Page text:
Intel AppUp and Tizen and Jolie O’Dell

BY IN Business, Gaming, Social Media NO COMMENTS YET

So I am just getting settled in from my recent trip to Seattle. I went there to attend the Intel AppUp Elements Conference. It was a small conference, maybe about 500 or so attendees. While there, we discussed the migration of the AppUp App Store to a new platform called Tizen. I won’t get into a technical explanation of what AppUp and Tizen are, mostly because I am not an engineer. What I will say, from a business standpoint, is that this is another opportunity to develop and spread your brand to another audience. Right now, that audience is a bit on the small side when comparing it to other app stores. However, Intel seems to be really behind this effort and they are investing a lot of money, time and tools into it. They have set a lofty goal of 6M users by September of next year which is HUGE, considering that they currently have only 300k users. I personally plan on keeping an eye on this platform to see where it goes with the new ultra-books and embedded platforms of the future.

 

Before reading this next portion listen to Jolie O’Dell’s speech here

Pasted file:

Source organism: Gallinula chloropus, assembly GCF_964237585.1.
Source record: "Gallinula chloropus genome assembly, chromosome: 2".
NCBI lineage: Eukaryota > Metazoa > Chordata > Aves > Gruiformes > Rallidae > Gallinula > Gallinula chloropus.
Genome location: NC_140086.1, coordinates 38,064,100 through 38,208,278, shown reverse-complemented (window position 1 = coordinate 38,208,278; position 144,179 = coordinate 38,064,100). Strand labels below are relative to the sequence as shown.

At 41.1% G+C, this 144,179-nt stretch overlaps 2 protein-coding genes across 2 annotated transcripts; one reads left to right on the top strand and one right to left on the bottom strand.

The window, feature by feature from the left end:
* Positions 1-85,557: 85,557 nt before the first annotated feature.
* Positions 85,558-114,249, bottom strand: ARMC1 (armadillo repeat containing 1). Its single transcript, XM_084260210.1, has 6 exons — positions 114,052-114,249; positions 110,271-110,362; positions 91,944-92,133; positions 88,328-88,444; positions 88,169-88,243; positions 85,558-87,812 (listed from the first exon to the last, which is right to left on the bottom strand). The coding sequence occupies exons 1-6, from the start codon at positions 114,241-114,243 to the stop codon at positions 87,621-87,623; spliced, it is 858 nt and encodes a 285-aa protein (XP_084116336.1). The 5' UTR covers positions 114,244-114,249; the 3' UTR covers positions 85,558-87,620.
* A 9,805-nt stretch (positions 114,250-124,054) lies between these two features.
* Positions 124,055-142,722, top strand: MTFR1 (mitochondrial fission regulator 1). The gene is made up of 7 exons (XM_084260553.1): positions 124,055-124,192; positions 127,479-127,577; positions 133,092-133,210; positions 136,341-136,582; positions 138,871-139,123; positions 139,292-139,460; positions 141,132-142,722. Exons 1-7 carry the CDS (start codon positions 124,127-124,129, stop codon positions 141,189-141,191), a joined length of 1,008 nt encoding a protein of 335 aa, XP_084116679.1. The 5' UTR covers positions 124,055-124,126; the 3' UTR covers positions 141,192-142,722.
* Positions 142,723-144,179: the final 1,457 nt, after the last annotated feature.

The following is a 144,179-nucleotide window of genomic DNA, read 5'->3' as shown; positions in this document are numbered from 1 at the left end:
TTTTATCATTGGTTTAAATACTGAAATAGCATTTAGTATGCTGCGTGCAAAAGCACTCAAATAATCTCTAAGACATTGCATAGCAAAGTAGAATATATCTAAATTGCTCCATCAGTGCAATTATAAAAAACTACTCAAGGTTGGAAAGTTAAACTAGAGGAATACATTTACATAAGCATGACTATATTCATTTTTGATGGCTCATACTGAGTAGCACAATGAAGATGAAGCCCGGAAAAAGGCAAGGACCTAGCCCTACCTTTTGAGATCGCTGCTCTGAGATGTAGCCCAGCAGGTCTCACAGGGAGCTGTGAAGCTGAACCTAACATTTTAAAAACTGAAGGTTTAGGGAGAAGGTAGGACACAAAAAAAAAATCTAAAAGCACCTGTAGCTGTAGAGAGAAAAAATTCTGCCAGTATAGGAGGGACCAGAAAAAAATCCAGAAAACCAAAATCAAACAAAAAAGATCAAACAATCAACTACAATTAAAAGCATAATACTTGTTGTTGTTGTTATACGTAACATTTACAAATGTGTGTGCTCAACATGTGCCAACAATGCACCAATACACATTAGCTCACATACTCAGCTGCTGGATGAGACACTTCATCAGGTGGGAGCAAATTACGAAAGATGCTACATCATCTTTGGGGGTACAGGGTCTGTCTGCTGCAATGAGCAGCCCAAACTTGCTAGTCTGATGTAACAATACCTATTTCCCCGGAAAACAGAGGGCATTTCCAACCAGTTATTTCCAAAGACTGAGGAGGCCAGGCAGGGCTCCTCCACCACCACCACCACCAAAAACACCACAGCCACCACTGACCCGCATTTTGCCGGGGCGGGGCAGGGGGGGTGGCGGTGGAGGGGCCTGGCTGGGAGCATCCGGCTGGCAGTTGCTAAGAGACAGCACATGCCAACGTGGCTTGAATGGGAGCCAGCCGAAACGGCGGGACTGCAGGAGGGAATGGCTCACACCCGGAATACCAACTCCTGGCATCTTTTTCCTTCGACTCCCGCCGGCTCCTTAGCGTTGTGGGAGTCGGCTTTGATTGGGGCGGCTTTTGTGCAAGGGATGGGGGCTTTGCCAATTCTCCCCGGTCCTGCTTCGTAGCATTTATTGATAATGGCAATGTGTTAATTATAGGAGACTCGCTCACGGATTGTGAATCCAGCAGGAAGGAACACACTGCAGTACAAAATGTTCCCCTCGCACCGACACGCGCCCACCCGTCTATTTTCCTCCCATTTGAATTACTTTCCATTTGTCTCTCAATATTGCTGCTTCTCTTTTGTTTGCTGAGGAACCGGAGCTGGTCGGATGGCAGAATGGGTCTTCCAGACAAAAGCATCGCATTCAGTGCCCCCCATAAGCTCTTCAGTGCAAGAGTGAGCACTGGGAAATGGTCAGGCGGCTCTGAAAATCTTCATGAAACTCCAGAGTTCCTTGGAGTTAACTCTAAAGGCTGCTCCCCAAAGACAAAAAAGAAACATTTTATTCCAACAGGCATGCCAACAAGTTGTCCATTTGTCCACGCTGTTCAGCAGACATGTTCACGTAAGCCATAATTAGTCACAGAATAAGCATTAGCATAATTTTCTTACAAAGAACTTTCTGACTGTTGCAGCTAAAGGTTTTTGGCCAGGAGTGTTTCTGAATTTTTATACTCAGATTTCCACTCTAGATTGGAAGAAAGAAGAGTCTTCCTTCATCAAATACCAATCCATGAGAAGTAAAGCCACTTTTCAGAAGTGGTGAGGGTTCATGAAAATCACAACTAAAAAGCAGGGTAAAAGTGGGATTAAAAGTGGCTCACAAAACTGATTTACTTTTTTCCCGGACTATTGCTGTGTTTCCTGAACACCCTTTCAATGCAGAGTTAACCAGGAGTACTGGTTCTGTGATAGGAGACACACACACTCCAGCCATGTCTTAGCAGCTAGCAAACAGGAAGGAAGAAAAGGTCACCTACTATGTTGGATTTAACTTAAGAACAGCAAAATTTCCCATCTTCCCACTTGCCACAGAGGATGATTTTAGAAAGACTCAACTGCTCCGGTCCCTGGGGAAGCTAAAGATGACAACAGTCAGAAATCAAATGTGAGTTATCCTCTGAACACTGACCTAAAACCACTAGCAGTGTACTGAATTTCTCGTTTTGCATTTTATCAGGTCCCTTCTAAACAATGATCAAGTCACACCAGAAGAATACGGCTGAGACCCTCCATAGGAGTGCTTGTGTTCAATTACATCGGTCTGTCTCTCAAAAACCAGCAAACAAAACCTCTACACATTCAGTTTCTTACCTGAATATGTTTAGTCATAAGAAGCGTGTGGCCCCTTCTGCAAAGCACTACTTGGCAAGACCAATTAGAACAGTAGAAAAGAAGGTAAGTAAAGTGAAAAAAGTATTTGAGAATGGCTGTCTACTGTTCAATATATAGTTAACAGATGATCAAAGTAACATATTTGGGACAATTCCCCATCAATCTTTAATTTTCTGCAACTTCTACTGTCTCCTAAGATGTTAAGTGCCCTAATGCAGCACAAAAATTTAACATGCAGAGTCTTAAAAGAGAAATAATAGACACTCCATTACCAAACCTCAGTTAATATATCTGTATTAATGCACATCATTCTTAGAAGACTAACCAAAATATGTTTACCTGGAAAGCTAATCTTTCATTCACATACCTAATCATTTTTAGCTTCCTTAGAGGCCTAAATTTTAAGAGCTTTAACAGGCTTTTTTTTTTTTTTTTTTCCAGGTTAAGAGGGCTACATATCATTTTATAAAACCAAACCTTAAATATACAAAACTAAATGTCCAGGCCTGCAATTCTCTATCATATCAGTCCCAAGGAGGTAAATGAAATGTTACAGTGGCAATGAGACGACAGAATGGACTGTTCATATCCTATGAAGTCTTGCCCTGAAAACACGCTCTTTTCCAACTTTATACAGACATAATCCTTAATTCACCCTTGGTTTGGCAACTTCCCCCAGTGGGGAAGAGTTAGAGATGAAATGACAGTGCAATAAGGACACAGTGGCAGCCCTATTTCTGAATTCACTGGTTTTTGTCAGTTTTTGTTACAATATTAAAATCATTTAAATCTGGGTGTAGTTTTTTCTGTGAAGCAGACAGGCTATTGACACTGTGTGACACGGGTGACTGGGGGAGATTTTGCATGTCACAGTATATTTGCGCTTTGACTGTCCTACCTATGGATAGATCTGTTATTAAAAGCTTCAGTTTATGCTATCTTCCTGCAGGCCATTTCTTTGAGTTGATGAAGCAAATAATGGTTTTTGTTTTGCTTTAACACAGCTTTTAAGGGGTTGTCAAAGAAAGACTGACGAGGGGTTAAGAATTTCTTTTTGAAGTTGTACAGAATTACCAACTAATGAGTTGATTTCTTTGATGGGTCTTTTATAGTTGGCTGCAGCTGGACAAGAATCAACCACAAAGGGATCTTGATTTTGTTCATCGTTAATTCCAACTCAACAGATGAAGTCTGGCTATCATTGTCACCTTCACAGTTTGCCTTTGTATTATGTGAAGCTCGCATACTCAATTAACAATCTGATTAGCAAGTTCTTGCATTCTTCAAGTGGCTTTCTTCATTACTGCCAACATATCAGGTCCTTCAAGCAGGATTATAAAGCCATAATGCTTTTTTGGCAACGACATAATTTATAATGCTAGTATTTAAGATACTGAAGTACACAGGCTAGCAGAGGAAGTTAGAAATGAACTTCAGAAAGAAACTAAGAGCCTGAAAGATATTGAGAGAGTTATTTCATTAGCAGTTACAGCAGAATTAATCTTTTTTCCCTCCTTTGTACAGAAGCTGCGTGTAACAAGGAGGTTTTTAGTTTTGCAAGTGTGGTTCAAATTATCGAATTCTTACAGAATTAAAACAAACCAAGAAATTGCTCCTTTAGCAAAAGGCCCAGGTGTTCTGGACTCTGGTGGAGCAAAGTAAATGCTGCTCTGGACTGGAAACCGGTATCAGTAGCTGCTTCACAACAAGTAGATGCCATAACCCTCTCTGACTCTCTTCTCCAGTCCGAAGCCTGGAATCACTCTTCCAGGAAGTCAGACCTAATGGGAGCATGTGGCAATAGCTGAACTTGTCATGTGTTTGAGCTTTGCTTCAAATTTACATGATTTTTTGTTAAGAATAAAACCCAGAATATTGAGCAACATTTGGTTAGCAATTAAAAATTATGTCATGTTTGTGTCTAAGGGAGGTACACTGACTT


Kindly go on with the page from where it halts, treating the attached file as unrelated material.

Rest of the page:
I was sent to The Elements Conference in Seattle to seek out business opportunities. While there, I had some time to take in some sessions. One session stood out the most to me. The one that was given by Jolie O’Dell was about how technology is being use to impact the social good.

 

Imagine this soft spoken voice basically calling you out and saying that all you work on and are passionate about is garbage. I think after the first few well written lines of her speech people quickly realized that this was not the message they thought they were going to hear. The long and short of her speech was that we, the developers, have the power to change the world with this magic we call technology. And we have the responsibility to do so.

 

Her message was great and I loved it. However, her delivery was crap. If you are trying to get people to join your cause and “do the right thing” you probably shouldn’t start off by telling them that the stuff they love and are passionate about is garbage. Also don’t follow it up by listing other companies who are better than us because they do “x”. At one point in time she said that about 90% of the room were Atheist, which further shows the amount of assumption that had been put into her speech.

 

At first, I was getting into her speech. But then I felt like I was being yelled at and called a bad atheist… even though I consider myself to be a good Christian. So then this thought came into my mind… “Jolie why don’t you do what you are telling us to?” It started to bother me so much that by the end of her speech I went up to her and asked that very question. Her reply? “Oh, I don’t think my bosses would appreciate it.” — FAIL! You can’t yell at people and tell them they are not doing the “right” thing and then never give them a resolution as to how to do the “right” thing. And then to not even be practicing your own advice, that is just hypocrisy at it’s best.

Anyways, I would love to hear your opinion…

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